Cooperation is needed to reduce malnourishment, not protesting
[shareaholic app="share_buttons" id="15180628"][printfriendly]Environmental awareness is a growing issue for societies. The 2015 Paris Climate Conference highlighted the importance for national governments to take action on carbon and greenhouse gas (GHG) emissions to protect our planet, population and environment. Climate changes over the coming decades will put additional pressures on agriculture to produce greater amounts of food. Global food security needs to explore every technology for breeding new plant varieties in order to find solutions for the future, including the use of biotechnology. To contribute to global food security, the environmental non-governmental organizations (eNGOs) needs to stand firmly behind biotechnology and genetically modified (GM) crops as a means of feeding an increasing population.
You might think I’m crazy for thinking that the environmental movement should support biotech and GM agriculture, but it’s the only way to move forward. Environmental, as defined by the Oxford dictionary, is “relating to the natural world and the impact of human activity on its condition.” Admittedly, food production has an impact on the environment, which should not be taken lightly. Recent innovations through GM crops have allowed for reduced tillage and chemical use, that both contribute to increasing food production and improving environmental sustainability. Although organic production sounds ideal, developing nations have struggled for centuries to produce enough food from organic farming methods. All farmers want is the choice to be able to decide for themselves whether to adopt GM crops, not be told by an eNGO that they can’t have access to this technology.
In North America and Europe, we have an abundance of food and the luxury to have multiple forms of crop production. However, should food secure Europeans and North Americans support organizations that oppose enhancing food security through biotechnology in developing countries? Many eNGOs such as Greenpeace, Friends of the Earth and Third World Network, have taken this position and oppose biotechnology. Developing countries deserve access to every technology available to avert future food security disasters, which would include crop development researcher. Past actions by eNGO groups have unfortunately made it near impossible for these researchers to use modern biotechnology to develop new plant varieties that could benefit subsistence farmers in developing countries. This is in spite of the fact that biotechnology companies are making germplasm for new varieties freely available to developing country crop research institutions.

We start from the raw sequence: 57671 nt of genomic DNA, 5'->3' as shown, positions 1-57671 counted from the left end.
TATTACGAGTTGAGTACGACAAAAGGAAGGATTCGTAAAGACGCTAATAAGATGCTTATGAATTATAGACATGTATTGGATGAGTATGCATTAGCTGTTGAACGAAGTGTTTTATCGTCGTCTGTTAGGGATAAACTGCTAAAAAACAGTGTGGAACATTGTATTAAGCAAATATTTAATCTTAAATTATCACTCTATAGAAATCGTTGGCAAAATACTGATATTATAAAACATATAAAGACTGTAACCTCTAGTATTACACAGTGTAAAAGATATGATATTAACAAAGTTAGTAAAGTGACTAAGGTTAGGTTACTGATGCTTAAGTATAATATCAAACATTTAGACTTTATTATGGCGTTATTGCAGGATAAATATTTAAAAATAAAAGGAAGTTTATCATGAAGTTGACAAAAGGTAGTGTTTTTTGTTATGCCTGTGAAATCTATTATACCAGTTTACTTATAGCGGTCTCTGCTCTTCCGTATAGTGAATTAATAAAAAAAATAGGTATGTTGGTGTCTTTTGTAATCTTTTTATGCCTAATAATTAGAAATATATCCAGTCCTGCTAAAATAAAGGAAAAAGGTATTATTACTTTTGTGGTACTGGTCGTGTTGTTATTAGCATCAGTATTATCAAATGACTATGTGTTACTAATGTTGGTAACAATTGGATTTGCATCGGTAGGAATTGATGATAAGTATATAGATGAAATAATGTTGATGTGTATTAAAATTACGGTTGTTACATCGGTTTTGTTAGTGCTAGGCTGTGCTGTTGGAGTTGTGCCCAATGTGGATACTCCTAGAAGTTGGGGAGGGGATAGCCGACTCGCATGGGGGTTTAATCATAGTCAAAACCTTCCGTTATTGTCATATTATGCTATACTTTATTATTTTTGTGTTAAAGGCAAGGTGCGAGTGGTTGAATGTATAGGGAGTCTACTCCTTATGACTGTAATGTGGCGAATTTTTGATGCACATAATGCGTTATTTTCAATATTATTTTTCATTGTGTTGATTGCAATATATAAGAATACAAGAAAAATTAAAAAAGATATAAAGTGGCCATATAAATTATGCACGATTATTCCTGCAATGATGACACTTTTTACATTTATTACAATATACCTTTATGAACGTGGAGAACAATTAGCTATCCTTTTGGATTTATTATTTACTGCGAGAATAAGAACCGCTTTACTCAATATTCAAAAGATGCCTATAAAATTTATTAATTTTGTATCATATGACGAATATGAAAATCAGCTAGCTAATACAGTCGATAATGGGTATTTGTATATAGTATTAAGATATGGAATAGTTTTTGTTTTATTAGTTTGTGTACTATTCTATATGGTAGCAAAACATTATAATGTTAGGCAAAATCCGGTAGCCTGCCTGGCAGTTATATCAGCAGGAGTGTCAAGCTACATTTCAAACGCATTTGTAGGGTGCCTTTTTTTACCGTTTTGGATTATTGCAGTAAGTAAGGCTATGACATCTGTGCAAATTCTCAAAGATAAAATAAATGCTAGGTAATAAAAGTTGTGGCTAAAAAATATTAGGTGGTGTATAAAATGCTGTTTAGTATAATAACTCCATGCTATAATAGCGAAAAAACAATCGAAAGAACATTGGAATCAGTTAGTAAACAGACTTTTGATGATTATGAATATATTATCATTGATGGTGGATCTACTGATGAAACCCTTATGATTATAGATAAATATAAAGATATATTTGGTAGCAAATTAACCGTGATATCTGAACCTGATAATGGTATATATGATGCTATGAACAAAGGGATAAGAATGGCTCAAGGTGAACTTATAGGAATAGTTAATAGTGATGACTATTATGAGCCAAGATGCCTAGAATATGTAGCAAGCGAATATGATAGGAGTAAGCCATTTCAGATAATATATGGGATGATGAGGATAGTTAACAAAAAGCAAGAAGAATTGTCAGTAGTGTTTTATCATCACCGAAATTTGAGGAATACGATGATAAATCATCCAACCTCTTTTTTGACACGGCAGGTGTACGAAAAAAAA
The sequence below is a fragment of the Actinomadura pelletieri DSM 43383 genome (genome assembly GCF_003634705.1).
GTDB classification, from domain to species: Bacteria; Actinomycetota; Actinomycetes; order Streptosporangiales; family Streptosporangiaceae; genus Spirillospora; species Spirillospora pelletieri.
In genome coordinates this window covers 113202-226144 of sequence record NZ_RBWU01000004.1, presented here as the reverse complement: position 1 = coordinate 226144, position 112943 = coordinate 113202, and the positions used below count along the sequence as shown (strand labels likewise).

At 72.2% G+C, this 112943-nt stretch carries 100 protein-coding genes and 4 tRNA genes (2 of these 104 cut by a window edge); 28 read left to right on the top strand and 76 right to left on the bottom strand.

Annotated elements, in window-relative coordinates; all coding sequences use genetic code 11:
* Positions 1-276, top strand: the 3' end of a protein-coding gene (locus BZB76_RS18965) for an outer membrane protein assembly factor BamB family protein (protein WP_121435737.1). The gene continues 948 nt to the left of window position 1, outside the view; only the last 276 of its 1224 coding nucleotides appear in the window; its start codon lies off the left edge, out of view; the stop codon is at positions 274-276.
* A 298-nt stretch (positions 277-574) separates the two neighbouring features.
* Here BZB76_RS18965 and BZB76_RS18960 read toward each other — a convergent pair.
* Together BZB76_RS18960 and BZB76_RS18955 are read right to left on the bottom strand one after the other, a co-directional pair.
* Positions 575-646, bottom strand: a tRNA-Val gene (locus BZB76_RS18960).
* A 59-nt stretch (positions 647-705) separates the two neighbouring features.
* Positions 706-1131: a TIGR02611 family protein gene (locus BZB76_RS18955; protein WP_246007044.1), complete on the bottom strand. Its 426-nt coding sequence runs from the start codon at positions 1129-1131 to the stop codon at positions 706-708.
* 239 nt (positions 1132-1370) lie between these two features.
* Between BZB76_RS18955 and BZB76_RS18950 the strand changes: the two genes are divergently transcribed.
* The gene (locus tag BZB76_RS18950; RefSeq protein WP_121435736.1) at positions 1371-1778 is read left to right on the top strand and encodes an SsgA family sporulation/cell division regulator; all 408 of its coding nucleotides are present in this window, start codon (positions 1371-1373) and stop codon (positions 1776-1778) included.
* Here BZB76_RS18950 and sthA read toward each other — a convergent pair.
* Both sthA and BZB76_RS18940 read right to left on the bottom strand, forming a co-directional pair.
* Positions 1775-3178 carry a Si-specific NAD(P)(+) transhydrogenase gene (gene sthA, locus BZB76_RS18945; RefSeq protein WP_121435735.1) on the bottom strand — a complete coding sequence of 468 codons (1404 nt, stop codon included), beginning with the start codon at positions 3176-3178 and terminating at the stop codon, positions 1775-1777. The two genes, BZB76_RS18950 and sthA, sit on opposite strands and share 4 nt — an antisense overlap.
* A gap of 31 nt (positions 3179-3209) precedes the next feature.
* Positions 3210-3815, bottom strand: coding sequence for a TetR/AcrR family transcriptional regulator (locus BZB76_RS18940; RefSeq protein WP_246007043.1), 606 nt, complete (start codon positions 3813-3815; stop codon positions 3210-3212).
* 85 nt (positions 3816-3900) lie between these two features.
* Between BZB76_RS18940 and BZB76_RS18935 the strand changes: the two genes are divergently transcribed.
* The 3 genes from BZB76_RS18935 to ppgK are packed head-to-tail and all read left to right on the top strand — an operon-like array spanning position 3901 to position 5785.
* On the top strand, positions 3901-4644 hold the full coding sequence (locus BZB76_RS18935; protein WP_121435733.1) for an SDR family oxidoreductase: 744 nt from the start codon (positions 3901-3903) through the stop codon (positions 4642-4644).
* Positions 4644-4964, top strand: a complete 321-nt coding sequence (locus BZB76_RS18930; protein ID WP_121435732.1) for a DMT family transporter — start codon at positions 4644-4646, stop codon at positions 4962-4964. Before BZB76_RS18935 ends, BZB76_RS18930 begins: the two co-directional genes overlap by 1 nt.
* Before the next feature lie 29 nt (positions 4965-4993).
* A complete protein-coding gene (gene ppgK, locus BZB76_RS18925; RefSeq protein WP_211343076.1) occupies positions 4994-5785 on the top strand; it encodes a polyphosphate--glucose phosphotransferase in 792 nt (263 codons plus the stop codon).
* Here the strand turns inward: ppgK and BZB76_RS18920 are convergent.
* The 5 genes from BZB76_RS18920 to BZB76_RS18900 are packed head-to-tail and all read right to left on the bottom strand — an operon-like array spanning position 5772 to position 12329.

Setting aside food security, when you consider changing climates, which NGOs don’t deny, we will need new crop varieties that have increased drought tolerance, insect resistance and higher yield traits for agriculture globally, but especially in the developing countries. Australia and the US have suffered droughts that impacted crop production, causing price increases and financial struggles for producers. Imagine these conditions in developing nations, the denial of GM crops only furthers food insecurity. This isn’t a very environmentally sustainable way of thinking is it?
eNGOs need to end their hypocrisy by demanding more sustainability. It’s not sustainable if we don’t feed everyone when technologies exist that can aid in increasing food production. They need to end their politically-based opposition to GM crops and work with the biotech industry to support and promote this sustainable form of agriculture. Only by collaborating can global food security be meaningfully addressed. Surely humanitarian actions and compassion for those less well-off can be the motto for 21st century agriculture, rather than protesting against the products, the companies and the farmers.
Call to Action!
If you are wondering what you can do as a consumer or a producer, the answer is share this information. Change comes from action. SAIFood encourages you to start by sharing your knowledge, concerns, and questions with your family and friends, whether it's at the table, at the grocery store, on Facebook or Twitter. What we need to do, is talk about the need to work together rather than oppose one another's values.
If you are really passionate about the topic, why not share this post with an eNGO or e-mail them. Let them know how you feel about the topic and how they can't represent your values.
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